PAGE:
IT workers get raw deal

In a world in which every new technology company that goes public makes the people who own shares in that company overnight millionaires, you can't help but wonder if certain other segments of the technology food chain are now undervalued.

In a world in which every new technology company that goes public makes the people who own shares in that company overnight millionaires, you can’t help but wonder if certain other segments of the technology food chain are now undervalued.

Specifically, if the people who make the technology are now valued at a certain level, then the people who toil to implement that technology should be worth a percentage of the value of the people who make the technology. In plain speak, that means most of the folks in IT are probably getting a raw deal.

This is especially true when you consider the shape that most hot new technology comes in when it’s first adopted. The truth is that most IT departments actually serve as the final beta testers and bug fixers for just about every major piece of technology that comes down the pike. And, once more, most of the new features that get added to the next release of that technology actually emanate from the people who first implement the technology.

This is nothing new. After all, most of the IT people that still struggle to make ERP (enterprise resource planning) implementations a success never receive more than their weekly salary and a rare bonus, even though the company they work for is realising significant savings from the work they do. Of course, most of the folks who hold shares in the company they work for hope their work is somehow reflected in the stock price of their companies.

But even if they hold stock in their companies, the value of their efforts is still not fairly represented in their salaries. Take, for example, all the work that is now being put into building digital exchanges. By even the most conservative estimates, these exchanges are saving the companies that implement them anywhere from 10% to 20% of their purchasing costs. In terms of real currency, that adds up to millions of dollars.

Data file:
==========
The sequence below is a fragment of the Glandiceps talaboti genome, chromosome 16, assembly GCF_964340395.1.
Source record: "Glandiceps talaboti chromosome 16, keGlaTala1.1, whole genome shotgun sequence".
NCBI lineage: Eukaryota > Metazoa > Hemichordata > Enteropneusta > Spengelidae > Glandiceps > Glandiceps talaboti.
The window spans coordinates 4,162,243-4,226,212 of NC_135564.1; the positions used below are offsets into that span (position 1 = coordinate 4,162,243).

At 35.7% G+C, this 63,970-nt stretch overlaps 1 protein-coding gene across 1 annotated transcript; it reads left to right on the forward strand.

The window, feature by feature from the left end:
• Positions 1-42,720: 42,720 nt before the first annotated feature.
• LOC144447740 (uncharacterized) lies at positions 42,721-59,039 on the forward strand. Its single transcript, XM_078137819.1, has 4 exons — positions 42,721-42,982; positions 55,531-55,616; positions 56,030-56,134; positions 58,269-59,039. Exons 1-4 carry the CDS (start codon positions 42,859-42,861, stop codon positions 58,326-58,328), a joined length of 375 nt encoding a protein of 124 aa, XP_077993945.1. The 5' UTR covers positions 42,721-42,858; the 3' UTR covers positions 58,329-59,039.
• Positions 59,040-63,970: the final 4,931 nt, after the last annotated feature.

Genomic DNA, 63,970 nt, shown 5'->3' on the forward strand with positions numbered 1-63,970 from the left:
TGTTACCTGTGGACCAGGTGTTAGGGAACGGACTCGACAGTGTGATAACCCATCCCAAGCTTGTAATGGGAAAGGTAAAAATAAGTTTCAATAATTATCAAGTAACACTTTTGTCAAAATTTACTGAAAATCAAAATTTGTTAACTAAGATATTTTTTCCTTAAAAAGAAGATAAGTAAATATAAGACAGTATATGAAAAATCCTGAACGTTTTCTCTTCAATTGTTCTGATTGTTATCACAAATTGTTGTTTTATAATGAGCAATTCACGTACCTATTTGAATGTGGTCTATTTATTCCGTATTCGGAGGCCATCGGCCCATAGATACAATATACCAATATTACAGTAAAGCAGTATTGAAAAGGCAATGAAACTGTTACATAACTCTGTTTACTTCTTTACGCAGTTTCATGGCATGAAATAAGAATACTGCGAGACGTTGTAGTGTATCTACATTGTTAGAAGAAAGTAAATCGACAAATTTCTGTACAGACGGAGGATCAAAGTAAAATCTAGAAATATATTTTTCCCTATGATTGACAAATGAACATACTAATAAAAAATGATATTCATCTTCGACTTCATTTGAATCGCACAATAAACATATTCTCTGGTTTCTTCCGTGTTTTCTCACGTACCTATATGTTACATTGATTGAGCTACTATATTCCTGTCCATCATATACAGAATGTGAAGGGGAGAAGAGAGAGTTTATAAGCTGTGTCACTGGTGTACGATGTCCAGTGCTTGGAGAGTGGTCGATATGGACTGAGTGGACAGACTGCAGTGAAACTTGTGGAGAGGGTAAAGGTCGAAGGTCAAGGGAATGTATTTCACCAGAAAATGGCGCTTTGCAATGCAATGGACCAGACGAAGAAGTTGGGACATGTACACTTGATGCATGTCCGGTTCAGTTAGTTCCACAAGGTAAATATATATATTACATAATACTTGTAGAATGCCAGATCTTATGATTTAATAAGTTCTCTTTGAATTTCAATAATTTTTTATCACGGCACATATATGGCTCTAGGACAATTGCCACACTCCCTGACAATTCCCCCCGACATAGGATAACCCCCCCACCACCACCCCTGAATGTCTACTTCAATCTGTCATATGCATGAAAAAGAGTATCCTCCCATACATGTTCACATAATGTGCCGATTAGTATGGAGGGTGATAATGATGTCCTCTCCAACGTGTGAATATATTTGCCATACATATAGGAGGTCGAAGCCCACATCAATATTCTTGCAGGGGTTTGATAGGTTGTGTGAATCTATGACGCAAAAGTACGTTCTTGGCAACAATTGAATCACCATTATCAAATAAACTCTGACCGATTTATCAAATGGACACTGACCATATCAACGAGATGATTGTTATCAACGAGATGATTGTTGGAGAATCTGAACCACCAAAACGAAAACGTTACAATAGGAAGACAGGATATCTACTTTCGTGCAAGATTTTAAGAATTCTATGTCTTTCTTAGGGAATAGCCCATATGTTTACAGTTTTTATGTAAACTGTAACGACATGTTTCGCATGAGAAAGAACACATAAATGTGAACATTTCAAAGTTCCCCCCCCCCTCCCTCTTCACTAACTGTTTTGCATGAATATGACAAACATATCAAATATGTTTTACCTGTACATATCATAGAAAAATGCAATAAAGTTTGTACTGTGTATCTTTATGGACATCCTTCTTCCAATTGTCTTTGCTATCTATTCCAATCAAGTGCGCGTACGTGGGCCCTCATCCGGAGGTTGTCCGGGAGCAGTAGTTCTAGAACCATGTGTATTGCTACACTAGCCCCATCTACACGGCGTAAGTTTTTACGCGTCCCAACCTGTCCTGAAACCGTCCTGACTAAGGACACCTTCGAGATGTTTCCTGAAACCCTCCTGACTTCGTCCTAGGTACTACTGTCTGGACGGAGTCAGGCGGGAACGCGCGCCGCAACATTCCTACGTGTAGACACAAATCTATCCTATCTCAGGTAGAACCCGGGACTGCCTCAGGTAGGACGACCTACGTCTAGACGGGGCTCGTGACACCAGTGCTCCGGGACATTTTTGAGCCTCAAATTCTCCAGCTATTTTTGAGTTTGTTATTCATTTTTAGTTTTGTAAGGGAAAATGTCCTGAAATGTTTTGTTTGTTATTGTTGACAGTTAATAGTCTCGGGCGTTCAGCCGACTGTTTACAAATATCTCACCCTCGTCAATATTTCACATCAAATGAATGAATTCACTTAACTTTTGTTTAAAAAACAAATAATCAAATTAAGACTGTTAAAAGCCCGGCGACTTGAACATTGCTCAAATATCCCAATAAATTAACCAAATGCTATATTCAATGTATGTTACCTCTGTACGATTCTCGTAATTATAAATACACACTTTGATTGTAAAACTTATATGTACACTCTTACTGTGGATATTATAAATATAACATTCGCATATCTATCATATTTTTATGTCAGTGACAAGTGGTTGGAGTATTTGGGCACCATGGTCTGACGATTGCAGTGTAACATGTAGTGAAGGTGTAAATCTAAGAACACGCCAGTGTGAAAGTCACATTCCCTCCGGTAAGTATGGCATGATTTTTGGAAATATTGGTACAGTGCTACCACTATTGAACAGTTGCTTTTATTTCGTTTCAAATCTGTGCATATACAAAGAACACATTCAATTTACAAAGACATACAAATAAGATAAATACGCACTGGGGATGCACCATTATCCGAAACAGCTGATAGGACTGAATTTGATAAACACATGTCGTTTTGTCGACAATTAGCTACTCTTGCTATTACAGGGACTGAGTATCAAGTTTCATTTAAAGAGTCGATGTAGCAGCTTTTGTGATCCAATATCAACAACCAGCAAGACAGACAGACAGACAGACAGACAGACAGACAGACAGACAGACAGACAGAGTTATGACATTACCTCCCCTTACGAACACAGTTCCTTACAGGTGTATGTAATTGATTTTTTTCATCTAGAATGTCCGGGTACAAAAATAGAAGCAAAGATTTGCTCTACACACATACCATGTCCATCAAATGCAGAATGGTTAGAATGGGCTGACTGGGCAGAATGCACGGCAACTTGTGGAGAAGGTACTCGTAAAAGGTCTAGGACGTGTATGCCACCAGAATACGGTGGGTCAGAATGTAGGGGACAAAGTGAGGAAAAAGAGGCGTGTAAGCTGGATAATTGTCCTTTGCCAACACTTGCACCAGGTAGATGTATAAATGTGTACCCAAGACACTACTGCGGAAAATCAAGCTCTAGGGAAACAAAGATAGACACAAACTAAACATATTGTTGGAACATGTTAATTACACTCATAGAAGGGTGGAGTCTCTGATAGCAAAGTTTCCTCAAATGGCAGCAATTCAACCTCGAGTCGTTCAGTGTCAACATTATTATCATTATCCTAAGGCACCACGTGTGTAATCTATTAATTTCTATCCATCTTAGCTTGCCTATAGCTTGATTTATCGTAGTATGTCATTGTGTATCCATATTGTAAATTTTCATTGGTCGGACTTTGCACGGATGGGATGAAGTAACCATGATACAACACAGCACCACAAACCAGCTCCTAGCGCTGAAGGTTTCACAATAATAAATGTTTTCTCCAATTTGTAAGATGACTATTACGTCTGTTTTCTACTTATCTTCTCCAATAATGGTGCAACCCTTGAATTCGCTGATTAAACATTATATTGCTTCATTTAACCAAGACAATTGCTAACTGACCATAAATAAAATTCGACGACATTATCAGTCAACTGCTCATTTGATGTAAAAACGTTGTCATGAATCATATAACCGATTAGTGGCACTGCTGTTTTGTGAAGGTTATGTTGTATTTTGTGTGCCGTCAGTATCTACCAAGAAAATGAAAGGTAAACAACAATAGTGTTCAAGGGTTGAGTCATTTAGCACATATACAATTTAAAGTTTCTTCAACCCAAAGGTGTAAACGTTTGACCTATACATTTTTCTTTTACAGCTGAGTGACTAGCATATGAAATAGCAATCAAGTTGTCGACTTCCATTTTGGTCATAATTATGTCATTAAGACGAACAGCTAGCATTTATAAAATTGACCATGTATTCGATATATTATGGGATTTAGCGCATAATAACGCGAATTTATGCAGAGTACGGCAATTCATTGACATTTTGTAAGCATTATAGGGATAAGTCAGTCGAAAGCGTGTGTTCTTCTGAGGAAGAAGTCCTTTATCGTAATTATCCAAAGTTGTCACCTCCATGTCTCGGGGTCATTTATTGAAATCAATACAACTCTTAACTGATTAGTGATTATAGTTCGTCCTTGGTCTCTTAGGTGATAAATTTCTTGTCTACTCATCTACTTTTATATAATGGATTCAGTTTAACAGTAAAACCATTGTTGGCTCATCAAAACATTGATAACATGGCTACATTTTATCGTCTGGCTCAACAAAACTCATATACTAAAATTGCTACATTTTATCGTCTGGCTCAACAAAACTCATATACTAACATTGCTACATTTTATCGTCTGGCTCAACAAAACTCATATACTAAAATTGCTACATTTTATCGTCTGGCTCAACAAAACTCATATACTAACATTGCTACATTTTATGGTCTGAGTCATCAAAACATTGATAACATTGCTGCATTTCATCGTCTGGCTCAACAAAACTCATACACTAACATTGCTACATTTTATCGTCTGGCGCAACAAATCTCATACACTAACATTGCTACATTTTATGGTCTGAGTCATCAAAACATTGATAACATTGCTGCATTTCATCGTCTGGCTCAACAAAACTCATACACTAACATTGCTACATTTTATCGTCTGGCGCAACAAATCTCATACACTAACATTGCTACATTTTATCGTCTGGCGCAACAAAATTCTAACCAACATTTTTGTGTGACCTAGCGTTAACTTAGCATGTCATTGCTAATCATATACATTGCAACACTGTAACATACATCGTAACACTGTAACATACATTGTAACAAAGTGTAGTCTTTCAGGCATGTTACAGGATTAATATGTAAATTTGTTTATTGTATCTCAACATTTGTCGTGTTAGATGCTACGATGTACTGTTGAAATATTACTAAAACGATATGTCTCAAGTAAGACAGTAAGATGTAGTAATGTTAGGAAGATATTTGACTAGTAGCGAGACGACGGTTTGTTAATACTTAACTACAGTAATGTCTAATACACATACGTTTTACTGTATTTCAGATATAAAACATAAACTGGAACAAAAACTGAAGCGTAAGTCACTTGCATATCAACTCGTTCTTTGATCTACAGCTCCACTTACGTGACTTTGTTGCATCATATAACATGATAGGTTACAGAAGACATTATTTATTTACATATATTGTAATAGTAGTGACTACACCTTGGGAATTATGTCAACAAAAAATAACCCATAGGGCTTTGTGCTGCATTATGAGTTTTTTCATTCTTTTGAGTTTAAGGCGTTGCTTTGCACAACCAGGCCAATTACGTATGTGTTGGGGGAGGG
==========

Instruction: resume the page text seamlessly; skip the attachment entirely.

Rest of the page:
But many of the people working on these projects might be making $90,000 a year before taxes. So it’s little wonder that anybody who has an opportunity to gain any experience in this sector is probably going to defect to a start-up company building this type of software, where they can double and triple their net worth in two or three years.

The end result of this economic inequity is that there is a steady brain drain of people moving away from working inside the IT departments of major companies.

And what’s an even bigger shame is that this brain drain is occurring at the exact time that these companies need this talent most. This is because the role of IT within these companies has changed substantially. Rather than viewing IT as another cost centre that needs to be contained, savvy companies now see IT as a tool to drive revenue and cut costs.

But the biggest issue they now face is retaining the people who know their business well enough to make sure they gain a competitive edge.

After all, even the most unique competitive edge on the planet has only an 18-month window before the competition figures out how to trump it. So the only way to stay out in front is to hold on to the IT people who know your business.

Of course, lots of business-people frequently lament that the IT folks don’t understand the business well enough. But IT people are becoming increasingly well-versed in business skills because they are able to see how large parts of the company truly operate.

In fact, many of them are a lot more familiar with the peculiarities of the business they work for than the senior-level managers who nominally run those companies.

Michael Vizard is editor-in-chief at InfoWorld US.

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